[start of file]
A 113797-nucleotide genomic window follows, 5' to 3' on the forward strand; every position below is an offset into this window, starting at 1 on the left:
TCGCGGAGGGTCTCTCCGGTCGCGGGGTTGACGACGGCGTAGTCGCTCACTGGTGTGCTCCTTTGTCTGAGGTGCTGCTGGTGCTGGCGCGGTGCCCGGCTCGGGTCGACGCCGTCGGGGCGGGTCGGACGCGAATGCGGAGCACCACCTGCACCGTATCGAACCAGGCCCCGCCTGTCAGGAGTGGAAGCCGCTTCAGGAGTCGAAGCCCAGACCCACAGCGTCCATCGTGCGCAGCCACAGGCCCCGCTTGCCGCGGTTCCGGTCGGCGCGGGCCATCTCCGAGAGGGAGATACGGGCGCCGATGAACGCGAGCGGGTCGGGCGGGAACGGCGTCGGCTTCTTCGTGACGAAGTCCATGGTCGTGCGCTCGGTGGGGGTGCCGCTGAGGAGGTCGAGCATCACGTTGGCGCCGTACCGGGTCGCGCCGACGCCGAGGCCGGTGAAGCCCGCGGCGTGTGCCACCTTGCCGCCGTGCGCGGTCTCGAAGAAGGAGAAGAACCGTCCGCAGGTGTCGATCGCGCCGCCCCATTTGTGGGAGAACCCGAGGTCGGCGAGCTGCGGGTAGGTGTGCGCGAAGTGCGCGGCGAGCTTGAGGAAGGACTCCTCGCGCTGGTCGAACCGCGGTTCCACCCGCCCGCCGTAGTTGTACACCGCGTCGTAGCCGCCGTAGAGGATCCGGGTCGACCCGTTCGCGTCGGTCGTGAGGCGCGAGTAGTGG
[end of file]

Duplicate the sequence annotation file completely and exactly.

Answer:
A 113797-nucleotide genomic window follows, 5' to 3' on the forward strand; every position below is an offset into this window, starting at 1 on the left:
TCGCGGAGGGTCTCTCCGGTCGCGGGGTTGACGACGGCGTAGTCGCTCACTGGTGTGCTCCTTTGTCTGAGGTGCTGCTGGTGCTGGCGCGGTGCCCGGCTCGGGTCGACGCCGTCGGGGCGGGTCGGACGCGAATGCGGAGCACCACCTGCACCGTATCGAACCAGGCCCCGCCTGTCAGGAGTGGAAGCCGCTTCAGGAGTCGAAGCCCAGACCCACAGCGTCCATCGTGCGCAGCCACAGGCCCCGCTTGCCGCGGTTCCGGTCGGCGCGGGCCATCTCCGAGAGGGAGATACGGGCGCCGATGAACGCGAGCGGGTCGGGCGGGAACGGCGTCGGCTTCTTCGTGACGAAGTCCATGGTCGTGCGCTCGGTGGGGGTGCCGCTGAGGAGGTCGAGCATCACGTTGGCGCCGTACCGGGTCGCGCCGACGCCGAGGCCGGTGAAGCCCGCGGCGTGTGCCACCTTGCCGCCGTGCGCGGTCTCGAAGAAGGAGAAGAACCGTCCGCAGGTGTCGATCGCGCCGCCCCATTTGTGGGAGAACCCGAGGTCGGCGAGCTGCGGGTAGGTGTGCGCGAAGTGCGCGGCGAGCTTGAGGAAGGACTCCTCGCGCTGGTCGAACCGCGGTTCCACCCGCCCGCCGTAGTTGTACACCGCGTCGTAGCCGCCGTAGAGGATCCGGGTCGACCCGTTCGCGTCGGTCGTGAGGCGCGAGTAGTGG